So far this isn't my most favorite volume, however, it's still good. It continues with th
Soobie's scared
Probably the best volume so far!

Well, as usual is not about Poseidon, but rather about his sons: the more monstrous they are, the better. And I'm not talking only about appearances; it appears that the more monstrous of them all is the hero Theseus who kills the Minotaur, forgets his wife and forgets to put white flags on his ship to announce to his father that he was alive.

Then there's Polyphemus and Odysseus and in the end there's a fight: Athena, Poseidon and Hera on one side and Zeus on the
Aug 23, 2017 rated it it was amazing
Shelves: comic
This one's a little different, it's first person pretty much the whole way through, and you don't see as much of the humanizing effect like the other gods. Poseidon stays an enigma, one of unknowable depths and barely felt undercurrents. There is the feeling that this is just a flash of light in the darkness, enough to get a sense of the being there but not enough to make sense of it. And personally, I think that's more on the nose than the other books are. Poseidon will not be reduced to a pith ...more
AJ Dalman
The book explained to me the story of Poseidon and his life as a Greek god. the book showed me how Poseidon had an impact on the Olympians and how he ruled the seas.

I liked the book because it gave a basic overview of what Poseidon did in his life and how he affected the greeks. the book tells very basic information and the title doesn't make sense because he ruled the water but it is called earth shaker.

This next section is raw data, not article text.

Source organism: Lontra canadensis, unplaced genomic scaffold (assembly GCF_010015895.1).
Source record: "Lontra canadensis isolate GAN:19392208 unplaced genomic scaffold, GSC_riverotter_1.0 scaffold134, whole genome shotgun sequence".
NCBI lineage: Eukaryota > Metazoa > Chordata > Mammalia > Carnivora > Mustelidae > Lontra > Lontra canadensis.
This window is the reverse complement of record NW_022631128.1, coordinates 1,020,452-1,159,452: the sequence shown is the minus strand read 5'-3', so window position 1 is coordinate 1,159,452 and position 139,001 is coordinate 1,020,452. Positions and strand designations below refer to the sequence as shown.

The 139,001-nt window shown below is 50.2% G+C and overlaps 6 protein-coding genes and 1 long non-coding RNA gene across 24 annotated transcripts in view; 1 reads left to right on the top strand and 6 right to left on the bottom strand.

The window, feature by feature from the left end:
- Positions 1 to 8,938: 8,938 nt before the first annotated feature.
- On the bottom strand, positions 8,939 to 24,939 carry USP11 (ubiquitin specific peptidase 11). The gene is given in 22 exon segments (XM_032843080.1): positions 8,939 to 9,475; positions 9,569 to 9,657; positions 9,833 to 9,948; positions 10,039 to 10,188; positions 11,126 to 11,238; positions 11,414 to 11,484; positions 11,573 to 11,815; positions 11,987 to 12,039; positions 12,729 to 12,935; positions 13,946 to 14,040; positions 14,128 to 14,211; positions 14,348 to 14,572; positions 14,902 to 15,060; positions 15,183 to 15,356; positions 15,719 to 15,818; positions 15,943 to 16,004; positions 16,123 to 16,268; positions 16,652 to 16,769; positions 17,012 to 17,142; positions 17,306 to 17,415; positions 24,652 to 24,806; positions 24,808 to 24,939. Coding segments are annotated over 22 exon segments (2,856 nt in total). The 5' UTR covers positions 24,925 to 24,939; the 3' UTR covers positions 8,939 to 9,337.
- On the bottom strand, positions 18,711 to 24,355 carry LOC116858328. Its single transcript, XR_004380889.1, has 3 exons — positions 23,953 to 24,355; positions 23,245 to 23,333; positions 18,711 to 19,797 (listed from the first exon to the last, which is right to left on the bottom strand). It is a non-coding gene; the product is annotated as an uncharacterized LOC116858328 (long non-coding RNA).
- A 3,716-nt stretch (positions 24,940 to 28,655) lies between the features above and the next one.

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George O'Connor is the author of several picture books, including the New York Times bestseller Kapow!, Kersplash, and Sally and the Some-thing. JOURNEY INTO MOHAWK COUNTRY was his first graphic novel, a long-held dream that weaves together his passion for history and ongoing research into Native American life. He's also the author/illustrator of a new picture book, If I Had a Raptor.
He lives in

Other books in the series

Olympians (1 - 10 of 12 books)
  • Zeus: King of the Gods (Olympians, #1)
  • Athena: Grey-Eyed Goddess (Olympians, #2)
  • Hera: The Goddess and Her Glory (Olympians, #3)
  • Hades: Lord of the Dead (Olympians, #4)
  • Aphrodite: Goddess of Love (Olympians, #6)
  • Ares: Bringer of War (Olympians, #7)
  • Apollo: The Brilliant One (Olympians, #8)
  • Artemis: Wild Goddess of the Hunt (Olympians, #9)
  • Hermes: Tales of the Trickster (Olympians, #10)
  • Hephaistos: God of Fire (Olympians, #11)